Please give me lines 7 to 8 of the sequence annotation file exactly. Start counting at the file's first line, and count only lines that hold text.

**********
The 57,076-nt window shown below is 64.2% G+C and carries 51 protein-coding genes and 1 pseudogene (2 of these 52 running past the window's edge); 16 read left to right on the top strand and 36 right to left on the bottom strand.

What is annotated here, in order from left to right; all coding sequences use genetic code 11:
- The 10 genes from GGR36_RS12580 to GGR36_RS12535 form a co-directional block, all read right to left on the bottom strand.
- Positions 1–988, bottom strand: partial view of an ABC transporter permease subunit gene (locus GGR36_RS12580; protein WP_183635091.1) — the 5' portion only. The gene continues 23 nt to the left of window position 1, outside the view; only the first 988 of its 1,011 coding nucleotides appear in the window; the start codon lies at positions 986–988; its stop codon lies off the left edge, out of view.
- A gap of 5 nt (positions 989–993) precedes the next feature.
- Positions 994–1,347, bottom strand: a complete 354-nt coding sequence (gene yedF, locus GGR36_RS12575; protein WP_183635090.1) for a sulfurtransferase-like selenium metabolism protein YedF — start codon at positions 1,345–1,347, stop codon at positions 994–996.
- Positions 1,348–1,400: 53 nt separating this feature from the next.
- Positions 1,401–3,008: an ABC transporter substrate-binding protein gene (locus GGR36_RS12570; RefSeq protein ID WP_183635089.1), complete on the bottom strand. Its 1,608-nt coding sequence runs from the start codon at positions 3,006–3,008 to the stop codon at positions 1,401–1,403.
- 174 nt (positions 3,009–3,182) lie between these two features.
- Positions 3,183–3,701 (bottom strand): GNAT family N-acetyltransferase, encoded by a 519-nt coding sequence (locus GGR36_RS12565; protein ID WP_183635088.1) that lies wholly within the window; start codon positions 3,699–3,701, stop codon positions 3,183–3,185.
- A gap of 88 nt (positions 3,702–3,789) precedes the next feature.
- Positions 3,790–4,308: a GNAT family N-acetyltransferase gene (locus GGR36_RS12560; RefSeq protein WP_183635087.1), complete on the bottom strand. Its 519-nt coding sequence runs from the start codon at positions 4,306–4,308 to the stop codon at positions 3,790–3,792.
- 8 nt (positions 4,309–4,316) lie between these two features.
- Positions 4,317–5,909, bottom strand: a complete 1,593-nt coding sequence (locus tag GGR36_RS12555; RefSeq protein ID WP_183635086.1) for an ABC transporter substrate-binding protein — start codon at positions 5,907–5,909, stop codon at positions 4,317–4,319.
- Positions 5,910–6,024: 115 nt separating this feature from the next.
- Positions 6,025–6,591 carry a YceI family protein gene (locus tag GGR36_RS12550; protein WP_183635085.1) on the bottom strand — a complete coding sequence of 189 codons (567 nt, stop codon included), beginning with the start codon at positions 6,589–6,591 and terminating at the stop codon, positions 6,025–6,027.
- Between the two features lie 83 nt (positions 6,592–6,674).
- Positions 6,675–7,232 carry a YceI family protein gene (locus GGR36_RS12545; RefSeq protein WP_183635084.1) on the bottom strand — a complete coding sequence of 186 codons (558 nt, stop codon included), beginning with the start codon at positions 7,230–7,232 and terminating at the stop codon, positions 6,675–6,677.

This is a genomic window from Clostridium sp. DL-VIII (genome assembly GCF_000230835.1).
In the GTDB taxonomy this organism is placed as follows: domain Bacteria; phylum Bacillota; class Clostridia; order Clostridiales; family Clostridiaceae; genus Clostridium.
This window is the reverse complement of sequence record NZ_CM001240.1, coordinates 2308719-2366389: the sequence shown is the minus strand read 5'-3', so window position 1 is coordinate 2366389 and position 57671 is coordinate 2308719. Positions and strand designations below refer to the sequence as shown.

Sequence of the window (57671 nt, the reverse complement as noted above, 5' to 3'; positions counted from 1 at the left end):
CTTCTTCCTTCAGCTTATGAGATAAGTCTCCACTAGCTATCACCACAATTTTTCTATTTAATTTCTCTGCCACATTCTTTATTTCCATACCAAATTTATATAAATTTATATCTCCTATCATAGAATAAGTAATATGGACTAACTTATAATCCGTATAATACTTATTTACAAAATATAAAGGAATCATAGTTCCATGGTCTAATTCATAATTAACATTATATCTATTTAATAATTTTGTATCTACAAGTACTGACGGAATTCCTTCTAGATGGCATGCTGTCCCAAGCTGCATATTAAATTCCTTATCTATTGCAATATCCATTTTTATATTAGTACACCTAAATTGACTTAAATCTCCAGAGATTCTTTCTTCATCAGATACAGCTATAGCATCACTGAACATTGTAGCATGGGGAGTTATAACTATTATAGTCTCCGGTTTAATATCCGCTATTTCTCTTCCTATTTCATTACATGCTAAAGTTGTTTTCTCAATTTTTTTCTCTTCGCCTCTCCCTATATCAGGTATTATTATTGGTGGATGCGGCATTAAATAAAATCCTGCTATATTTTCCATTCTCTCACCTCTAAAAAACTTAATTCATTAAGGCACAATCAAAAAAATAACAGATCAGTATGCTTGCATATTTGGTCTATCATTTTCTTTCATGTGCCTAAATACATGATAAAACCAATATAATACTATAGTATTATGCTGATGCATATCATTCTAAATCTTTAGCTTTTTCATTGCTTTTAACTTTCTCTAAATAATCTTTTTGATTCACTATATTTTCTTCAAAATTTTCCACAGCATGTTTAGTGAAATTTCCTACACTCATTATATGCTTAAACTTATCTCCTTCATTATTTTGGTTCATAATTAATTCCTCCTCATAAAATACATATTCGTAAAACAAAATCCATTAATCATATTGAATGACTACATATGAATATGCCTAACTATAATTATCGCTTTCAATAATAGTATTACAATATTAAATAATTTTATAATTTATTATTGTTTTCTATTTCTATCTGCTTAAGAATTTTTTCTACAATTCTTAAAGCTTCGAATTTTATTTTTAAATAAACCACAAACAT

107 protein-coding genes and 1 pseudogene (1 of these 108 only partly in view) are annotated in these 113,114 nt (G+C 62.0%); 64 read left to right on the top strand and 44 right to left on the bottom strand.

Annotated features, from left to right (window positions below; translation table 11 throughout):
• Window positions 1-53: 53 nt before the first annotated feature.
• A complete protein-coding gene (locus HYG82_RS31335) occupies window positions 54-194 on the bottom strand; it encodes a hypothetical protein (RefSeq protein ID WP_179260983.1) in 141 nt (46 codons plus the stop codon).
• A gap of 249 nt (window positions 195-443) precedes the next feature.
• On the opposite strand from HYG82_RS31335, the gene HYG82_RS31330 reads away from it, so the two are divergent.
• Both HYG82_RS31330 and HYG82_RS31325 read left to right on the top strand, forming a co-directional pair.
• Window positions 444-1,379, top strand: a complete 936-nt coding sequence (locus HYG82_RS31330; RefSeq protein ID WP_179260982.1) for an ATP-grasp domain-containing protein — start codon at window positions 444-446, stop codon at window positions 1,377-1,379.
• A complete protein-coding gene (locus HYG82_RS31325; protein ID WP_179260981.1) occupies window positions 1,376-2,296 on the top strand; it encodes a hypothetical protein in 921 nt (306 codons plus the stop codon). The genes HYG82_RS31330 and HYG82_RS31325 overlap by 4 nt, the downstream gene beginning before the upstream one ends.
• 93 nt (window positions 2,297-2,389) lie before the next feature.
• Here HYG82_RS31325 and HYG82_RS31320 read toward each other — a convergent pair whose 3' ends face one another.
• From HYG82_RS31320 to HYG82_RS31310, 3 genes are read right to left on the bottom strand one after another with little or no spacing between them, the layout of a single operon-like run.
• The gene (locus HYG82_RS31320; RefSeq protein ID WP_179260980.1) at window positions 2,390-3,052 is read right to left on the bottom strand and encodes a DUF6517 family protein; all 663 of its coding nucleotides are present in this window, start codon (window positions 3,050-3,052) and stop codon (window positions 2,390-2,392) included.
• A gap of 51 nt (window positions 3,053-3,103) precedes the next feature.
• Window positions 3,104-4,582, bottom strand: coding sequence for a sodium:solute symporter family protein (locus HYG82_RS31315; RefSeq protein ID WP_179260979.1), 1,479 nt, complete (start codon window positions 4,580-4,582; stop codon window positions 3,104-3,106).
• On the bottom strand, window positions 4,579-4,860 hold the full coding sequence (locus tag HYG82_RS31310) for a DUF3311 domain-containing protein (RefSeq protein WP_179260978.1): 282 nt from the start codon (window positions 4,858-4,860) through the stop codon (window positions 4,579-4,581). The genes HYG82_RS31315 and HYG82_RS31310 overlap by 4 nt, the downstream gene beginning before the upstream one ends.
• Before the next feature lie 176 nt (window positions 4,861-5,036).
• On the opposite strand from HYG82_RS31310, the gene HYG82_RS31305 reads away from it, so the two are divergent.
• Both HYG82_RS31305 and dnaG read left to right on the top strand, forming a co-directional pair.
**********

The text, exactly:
- Positions 1,348–1,400: 53 nt separating this feature from the next.
- Positions 1,401–3,008: an ABC transporter substrate-binding protein gene (locus GGR36_RS12570; RefSeq protein ID WP_183635089.1), complete on the bottom strand. Its 1,608-nt coding sequence runs from the start codon at positions 3,006–3,008 to the stop codon at positions 1,401–1,403.